Finally, because Management early on advised that they would not provide additional information based upon their belief that the matter was not arbitrable, the Union did not make additional requests for information. If the Arbitrator finds this matter arbitrable, we request a list of all employees, including current grade, grade potential and location, presently in the positions of:
· Program Analyst, GS-0343, in the Office of Fair Housing and Equal Opportunity
· Contract Industrial Relations Specialist, GS-0246, in the Office of Departmental Operations and Coordination
· Engineers, GS-0801, in the Offices of Housing, and Public and Indian Housing
· Financial Analysts, GS-1160, in the Office of Public and Indian Housing
· Construction Analysts, GS-0828, in the Offices of Housing, and Public and Indian Housing
· Public Housing Revitalization Specialists, GS-1101, in the Office of Public Housing
This information is necessary to determine the class of similarly situated employees who have been harmed by Management’s disparate treatment of on-board versus incoming staff. Release of the information is not prohibited by law, and is reasonably available and necessary for the full and proper discussion of the subject Grievance of the Parties.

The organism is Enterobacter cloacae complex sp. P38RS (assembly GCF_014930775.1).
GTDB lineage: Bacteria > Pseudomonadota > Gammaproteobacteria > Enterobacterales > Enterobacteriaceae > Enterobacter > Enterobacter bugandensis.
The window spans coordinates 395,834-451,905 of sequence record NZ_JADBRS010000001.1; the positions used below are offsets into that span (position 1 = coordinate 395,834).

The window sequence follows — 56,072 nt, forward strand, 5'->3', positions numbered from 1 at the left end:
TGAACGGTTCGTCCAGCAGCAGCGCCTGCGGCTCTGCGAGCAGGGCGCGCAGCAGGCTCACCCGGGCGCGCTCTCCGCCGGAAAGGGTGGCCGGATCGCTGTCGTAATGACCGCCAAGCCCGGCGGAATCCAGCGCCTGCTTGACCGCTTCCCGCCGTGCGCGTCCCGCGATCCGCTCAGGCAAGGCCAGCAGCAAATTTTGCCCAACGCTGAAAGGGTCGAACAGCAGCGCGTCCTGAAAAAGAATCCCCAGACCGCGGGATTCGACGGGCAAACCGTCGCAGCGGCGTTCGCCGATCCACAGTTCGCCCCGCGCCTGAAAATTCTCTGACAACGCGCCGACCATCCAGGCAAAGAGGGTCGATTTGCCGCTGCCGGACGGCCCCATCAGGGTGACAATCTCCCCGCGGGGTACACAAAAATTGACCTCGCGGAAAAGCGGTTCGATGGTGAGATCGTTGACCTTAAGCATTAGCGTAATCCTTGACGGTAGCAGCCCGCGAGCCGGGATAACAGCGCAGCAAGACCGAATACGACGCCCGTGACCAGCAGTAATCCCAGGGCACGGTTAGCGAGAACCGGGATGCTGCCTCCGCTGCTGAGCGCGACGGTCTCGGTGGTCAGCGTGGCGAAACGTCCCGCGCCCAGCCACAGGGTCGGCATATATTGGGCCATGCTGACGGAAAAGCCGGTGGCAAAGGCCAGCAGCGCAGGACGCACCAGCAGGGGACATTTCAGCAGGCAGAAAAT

We request that the information be provided within two weeks of a favorable decision regarding arbitrability, provided, however, that the information is made available more than two weeks in advance of the scheduled hearing date for arbitration on the merits.
NATIONAL COUNCIL OF HUD LOCALS 222,
BY: Carolyn Federoff, President
P.O. Box 5961
Boston, MA 02114
* We understand that Management is arguing that Director of Administration Headquarters, U.S. Air Force, and AFGE-GAIU, Council of Headquarters USAF Locals, and Office of Personnel Management, 17 FLRA 372 (1985) precludes consideration of this matter before an arbitrator. The case is not on point. Among several distinguishing factors, the primary one is that the decision concerned an Unfair Labor Practice charge filed by the Union against Management for failure to participate in the parties’ grievance procedure. The matter currently before the Arbitrator does not involve an Unfair Labor Practice charge. The Union does not need to resort to a ULP to compel participation in the parties’ negotiated grievance and arbitration process. The parties have specifically negotiated language that permits either party to secure an arbitrator in the event the other party refuses to participate (see CBA at Article 23, Section 23.06), and either party may participate in an ex parte arbitration should the other party refuse to participate (see CBA at Article 23, Section 23.12). If the Arbitrator finds that the matter is arbitrable and eventually decides for the Union on the merits of the case, Management retains its right to challenge the decision before the FLRA. Management’s challenge can include a challenge to the Arbitrator’s decision regarding arbitrability.